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BACKGROUND: Multidrug pain control can be beneficial in relieving pain and limiting narcotic use in renal colic. The purpose of this study was to evaluate the effects of adding dexamethasone to ketorolac on pain control in acute renal colic.
METHODS: One hundred twenty patients with renal colic were randomized into comparison and intervention groups to investigate the effect of 8 mg of dexamethasone with 30 mg ketorolac administered immediately after the patient's admission. The primary outcome was pain intensity based on the visual analog scale (VAS), which was assessed at the baseline and after 30 and 60 min of drugs treatment. Also, grade of vomiting and narcotic or antiemetic requirement were measured at the baseline and after the 60-min intervention.
RESULTS: A total of 120 patients were included in the final analysis, with 60 patients (50%) randomized to the comparison group (just ketorolac) and 60 (50%) randomized to the intervention group (ketorolac + dexamethasone). There were no significant demographic differences between groups (P > 0.05 for all). Differences in VAS scores were significantly lower in the intervention group after 30 min of drug administration (P = 0.009, compared with the control). However, there was not a significant difference in the median VAS score between groups at the baseline and end of the study (P > 0.05). At the end of the study, the percent of patients who need to narcotics (35% vs. 58%, P = 0.01) and/or antiemetic (12% vs. 28%, P = 0.022) were significantly lower in the intervention group compared with the controls.
CONCLUSIONS: In comparison with the patients who just received ketorolac, adding dexamethasone provided improved pain control after 30 min of therapy. Furthermore, it decreased opioid requirements and decreased an antiemetic need at the end of the study. Dexamethasone should be considered an important multimodal adjunct for controlling pain and nausea in renal colic.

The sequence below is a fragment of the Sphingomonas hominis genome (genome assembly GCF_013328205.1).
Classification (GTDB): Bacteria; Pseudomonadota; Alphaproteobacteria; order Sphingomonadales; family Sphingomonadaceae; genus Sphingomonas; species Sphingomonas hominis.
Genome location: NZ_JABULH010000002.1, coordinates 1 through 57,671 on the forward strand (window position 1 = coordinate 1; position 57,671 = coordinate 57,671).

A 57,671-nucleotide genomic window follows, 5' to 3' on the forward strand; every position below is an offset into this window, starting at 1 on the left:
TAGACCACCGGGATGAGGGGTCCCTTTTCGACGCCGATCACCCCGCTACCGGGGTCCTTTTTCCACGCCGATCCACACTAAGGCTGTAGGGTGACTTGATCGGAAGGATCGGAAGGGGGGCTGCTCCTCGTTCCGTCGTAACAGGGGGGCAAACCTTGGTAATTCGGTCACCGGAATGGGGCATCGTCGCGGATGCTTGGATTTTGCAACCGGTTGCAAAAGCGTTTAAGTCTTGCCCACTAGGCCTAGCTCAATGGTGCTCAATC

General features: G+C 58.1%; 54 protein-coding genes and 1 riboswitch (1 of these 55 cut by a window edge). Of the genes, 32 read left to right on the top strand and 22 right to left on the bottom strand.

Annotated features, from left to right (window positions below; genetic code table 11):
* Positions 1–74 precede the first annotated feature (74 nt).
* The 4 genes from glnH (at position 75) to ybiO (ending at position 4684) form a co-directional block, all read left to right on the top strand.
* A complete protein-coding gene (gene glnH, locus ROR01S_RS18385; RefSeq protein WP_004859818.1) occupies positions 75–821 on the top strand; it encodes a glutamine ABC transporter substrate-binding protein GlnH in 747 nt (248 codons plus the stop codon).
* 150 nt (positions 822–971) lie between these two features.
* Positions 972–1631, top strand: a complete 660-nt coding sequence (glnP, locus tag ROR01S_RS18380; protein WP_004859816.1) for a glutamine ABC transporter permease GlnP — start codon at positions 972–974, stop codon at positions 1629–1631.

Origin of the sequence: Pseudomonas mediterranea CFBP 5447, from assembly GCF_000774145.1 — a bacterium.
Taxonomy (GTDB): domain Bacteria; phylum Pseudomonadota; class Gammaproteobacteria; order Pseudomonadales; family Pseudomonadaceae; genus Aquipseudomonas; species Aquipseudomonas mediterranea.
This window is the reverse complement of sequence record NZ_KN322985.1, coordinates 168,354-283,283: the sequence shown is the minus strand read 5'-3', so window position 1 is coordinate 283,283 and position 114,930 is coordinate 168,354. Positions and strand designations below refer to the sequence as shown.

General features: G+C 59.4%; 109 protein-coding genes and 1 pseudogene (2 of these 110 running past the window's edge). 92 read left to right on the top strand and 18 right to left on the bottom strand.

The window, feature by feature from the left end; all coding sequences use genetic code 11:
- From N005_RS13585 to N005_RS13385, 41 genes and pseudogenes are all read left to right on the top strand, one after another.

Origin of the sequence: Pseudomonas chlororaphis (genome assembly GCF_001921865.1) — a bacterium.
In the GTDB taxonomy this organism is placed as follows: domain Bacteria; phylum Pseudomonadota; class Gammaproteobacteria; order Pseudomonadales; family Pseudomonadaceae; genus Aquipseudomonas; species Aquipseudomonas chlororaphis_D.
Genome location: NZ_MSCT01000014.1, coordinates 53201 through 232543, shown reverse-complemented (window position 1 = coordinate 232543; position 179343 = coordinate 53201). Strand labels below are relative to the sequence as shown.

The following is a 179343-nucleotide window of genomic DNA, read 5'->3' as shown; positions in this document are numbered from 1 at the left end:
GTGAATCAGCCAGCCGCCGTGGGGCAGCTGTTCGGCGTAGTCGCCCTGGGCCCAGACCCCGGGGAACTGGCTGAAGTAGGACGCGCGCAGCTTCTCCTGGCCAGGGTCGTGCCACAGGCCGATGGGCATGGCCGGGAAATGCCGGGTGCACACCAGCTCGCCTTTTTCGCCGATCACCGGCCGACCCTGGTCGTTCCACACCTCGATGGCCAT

|Special Interest - Pain -- Physician|
Rapidly effective analgesia for patients with suspected renal colic in the emergency department is a top priority for patients. While opioids are generally effective, the ongoing opioid epidemic is catalyzing efforts to identify non-opioid alternatives. NSAIDs are generally first-line therapy but as the authors note, glucocorticoids have a biologically plausible expectation to provide additive analgesia. This is a therapy that I haven't considered. Although these single-center results with predominantly male population and undefined ethnic diversity are compelling, the results are not yet practice-changing without additional confirmatory trials. Nonetheless, readers would likely be interested in this approach to non-opioid analgesia.
Keep in mind some limitations: this is a single-center study; no information on how many patients received imaging to confirm kidney stones; and no information is provided on the size of the kidney stone (if it's a single stone). Findings need to be confirmed before widely adopting adding dexamethasone for acute renal colic.
Hard to understand how a steroid could have any effect over such a short time period as 30 minutes.
Potentially interesting but needs independent confirmation. There is a need for opiate administration that is poorly defined since other modalities of analgesia are possible, including supplemental NSAIDs.
Patients were recruited after diagnosis and excluded if they consumed an analgesic less than 6 hours before admission to the ED. We usually start treatment before diagnosis and dexamethasone might have a negative effect in diagnoses other than renal colic. Results should be confirmed in another larger study in patients presumed to have renal colic.
The abstract says nothing about whether there was double-blinding. This could be a significant source of bias in the study.